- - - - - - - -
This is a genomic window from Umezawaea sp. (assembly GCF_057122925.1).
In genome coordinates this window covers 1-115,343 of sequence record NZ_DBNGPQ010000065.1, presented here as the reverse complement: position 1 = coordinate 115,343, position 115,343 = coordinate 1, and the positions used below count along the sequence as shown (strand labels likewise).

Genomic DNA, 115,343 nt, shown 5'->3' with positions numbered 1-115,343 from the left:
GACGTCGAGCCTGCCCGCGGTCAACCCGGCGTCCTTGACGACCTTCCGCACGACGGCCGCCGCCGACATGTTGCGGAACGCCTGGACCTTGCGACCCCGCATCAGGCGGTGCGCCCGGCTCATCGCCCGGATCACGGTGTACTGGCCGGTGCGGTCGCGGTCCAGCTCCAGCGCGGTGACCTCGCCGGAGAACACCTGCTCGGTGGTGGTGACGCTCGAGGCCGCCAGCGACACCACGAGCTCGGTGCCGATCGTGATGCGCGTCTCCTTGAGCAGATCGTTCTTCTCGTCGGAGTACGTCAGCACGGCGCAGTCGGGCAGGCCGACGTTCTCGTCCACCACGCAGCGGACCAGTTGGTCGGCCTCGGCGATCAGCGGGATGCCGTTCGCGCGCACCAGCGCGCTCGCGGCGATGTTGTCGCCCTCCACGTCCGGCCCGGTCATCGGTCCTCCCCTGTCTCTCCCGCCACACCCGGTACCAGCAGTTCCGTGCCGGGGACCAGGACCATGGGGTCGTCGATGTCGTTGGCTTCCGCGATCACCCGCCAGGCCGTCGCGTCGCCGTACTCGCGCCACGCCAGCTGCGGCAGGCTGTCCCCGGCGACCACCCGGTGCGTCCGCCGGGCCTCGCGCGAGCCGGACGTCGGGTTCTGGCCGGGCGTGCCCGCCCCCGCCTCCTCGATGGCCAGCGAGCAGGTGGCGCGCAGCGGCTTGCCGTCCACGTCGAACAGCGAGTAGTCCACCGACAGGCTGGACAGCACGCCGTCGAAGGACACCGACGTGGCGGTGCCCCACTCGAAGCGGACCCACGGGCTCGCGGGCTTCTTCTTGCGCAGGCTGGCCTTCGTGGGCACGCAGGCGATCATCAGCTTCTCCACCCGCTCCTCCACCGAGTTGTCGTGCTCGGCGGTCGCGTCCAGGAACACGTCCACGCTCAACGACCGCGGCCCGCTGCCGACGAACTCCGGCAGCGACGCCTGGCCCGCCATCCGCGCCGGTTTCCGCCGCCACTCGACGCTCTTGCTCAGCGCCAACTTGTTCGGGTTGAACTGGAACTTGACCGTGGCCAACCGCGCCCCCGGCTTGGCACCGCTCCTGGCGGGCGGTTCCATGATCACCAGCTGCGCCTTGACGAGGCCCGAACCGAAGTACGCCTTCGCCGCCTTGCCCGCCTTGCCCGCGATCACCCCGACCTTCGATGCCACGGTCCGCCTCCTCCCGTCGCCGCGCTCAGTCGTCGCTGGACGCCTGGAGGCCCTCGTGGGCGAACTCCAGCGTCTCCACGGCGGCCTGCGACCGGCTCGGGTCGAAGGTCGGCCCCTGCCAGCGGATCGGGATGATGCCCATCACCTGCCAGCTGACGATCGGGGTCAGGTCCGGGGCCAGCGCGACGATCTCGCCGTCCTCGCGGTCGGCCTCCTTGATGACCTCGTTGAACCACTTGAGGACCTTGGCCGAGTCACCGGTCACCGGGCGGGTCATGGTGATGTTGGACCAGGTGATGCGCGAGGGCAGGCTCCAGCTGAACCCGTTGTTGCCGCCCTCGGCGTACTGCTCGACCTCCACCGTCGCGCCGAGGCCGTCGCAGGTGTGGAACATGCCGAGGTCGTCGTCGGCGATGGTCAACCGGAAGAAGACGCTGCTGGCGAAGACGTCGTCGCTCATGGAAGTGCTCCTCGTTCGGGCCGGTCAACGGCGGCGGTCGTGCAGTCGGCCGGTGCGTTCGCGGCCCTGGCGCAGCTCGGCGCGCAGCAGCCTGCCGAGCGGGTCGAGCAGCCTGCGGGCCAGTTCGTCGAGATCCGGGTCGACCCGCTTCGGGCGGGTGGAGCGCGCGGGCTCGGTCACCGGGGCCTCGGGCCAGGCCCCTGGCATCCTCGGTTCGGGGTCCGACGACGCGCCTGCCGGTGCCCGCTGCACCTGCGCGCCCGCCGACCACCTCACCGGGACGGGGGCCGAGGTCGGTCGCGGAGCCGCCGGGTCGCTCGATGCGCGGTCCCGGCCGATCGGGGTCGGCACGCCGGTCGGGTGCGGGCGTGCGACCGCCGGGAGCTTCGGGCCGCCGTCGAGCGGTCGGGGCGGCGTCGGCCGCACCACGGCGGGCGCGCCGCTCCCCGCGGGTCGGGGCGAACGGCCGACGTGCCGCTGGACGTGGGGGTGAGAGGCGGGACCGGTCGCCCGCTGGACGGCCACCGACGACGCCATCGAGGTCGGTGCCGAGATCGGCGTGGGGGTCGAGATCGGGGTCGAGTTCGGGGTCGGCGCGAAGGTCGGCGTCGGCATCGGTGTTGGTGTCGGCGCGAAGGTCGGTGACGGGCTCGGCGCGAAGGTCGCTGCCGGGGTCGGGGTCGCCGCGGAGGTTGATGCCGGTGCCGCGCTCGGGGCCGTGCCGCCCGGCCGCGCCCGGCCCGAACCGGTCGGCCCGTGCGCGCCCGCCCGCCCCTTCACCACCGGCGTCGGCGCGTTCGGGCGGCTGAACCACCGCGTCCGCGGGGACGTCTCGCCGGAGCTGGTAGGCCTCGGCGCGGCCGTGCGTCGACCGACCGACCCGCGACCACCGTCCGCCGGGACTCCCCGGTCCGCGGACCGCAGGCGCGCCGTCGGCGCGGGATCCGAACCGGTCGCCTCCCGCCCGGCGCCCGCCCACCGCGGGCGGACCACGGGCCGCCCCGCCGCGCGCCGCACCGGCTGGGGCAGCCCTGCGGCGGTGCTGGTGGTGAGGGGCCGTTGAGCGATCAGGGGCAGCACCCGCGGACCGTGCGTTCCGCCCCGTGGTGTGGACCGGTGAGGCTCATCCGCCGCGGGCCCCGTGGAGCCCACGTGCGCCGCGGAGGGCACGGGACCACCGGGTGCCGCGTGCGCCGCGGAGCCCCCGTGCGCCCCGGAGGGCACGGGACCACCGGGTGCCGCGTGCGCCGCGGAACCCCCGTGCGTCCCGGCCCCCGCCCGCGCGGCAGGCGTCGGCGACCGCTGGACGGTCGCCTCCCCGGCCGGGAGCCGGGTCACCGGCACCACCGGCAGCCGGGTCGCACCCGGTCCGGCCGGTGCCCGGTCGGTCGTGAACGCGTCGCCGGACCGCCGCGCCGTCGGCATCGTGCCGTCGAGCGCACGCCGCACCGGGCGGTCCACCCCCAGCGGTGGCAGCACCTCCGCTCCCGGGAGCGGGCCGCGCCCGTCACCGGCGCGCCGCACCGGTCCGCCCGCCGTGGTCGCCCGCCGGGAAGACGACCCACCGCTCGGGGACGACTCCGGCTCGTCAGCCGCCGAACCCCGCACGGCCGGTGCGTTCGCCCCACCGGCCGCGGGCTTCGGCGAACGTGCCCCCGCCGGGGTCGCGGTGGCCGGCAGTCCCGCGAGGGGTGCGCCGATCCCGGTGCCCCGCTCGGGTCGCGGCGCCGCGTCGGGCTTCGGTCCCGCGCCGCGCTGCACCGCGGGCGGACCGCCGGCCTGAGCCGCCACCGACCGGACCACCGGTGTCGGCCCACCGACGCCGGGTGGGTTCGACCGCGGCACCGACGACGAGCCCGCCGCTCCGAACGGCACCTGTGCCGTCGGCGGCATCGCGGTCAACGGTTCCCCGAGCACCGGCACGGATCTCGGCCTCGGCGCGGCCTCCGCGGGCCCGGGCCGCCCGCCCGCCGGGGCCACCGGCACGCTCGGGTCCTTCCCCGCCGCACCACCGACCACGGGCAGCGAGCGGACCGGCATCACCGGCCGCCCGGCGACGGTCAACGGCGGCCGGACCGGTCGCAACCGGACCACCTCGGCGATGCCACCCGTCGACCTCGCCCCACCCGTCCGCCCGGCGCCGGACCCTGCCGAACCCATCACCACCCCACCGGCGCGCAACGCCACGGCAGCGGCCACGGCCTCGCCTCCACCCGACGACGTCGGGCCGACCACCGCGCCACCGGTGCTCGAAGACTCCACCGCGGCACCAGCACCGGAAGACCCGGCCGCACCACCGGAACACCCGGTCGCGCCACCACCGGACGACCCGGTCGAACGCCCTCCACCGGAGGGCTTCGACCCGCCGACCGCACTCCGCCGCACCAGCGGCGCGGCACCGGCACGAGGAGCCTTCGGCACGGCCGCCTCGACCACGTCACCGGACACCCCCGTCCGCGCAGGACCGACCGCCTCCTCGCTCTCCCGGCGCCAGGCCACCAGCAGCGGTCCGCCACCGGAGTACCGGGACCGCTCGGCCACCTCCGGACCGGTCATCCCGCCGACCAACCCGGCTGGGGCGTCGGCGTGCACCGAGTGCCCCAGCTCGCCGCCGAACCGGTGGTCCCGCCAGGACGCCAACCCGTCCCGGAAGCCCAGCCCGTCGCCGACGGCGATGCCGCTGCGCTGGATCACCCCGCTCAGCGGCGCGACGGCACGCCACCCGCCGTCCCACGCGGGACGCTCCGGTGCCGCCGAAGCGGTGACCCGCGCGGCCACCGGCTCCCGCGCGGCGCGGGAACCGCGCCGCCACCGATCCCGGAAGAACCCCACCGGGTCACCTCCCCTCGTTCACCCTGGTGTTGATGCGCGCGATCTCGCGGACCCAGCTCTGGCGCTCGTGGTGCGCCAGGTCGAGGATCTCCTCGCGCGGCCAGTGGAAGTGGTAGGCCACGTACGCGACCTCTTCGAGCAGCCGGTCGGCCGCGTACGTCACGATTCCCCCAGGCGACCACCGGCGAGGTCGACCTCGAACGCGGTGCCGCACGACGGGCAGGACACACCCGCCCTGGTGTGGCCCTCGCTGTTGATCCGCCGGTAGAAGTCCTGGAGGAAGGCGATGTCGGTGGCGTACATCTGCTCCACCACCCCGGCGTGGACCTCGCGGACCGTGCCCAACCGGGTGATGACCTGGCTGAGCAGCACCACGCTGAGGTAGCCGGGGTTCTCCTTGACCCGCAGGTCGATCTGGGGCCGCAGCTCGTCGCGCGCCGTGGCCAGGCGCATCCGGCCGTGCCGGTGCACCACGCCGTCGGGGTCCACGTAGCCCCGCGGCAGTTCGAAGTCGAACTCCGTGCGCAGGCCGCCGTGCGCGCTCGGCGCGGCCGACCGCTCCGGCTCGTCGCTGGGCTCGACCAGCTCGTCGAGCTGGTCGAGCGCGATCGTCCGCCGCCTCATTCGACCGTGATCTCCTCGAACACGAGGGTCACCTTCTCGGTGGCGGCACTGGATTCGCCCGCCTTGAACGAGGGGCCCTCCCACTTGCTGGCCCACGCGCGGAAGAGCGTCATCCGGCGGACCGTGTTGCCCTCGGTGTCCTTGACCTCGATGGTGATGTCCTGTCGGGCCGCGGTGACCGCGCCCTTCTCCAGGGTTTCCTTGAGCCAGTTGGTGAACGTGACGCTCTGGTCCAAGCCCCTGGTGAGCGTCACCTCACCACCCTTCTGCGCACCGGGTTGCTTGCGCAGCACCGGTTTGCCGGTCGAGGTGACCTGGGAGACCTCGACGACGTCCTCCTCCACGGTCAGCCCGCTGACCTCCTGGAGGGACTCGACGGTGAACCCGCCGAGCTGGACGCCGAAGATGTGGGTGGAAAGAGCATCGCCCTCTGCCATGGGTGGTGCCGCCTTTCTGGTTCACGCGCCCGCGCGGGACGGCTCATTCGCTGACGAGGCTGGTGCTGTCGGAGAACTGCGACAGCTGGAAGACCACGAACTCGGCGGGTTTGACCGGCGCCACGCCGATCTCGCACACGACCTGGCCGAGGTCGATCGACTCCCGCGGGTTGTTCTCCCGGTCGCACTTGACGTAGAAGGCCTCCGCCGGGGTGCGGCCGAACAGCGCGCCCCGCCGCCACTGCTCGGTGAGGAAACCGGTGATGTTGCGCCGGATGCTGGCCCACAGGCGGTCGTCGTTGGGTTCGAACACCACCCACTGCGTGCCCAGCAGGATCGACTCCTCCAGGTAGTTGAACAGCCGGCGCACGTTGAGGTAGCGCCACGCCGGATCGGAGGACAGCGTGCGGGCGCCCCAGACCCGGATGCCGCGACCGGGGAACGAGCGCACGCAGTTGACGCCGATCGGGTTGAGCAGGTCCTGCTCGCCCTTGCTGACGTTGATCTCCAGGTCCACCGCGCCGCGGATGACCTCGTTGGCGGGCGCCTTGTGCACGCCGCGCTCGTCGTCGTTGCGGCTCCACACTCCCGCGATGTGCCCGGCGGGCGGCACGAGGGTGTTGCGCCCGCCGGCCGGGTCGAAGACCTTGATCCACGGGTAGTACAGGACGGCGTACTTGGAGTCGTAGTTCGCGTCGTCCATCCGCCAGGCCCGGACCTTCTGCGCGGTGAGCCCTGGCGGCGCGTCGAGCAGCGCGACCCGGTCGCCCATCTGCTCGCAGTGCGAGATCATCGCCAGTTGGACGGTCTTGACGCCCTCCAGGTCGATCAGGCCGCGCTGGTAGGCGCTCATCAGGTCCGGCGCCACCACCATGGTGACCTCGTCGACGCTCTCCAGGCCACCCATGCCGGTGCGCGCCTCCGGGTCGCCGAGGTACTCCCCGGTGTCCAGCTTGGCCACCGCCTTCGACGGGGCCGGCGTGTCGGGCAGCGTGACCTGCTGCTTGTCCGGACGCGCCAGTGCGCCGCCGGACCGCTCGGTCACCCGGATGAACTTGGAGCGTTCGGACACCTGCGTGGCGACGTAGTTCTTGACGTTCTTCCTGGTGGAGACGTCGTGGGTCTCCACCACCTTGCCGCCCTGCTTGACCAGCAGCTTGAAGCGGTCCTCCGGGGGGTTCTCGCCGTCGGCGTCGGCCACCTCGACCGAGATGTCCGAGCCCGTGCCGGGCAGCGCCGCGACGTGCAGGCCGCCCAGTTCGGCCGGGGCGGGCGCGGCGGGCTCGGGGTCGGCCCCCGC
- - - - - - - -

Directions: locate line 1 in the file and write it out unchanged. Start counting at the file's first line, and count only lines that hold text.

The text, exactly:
This is a genomic window from Umezawaea sp. (assembly GCF_057122925.1).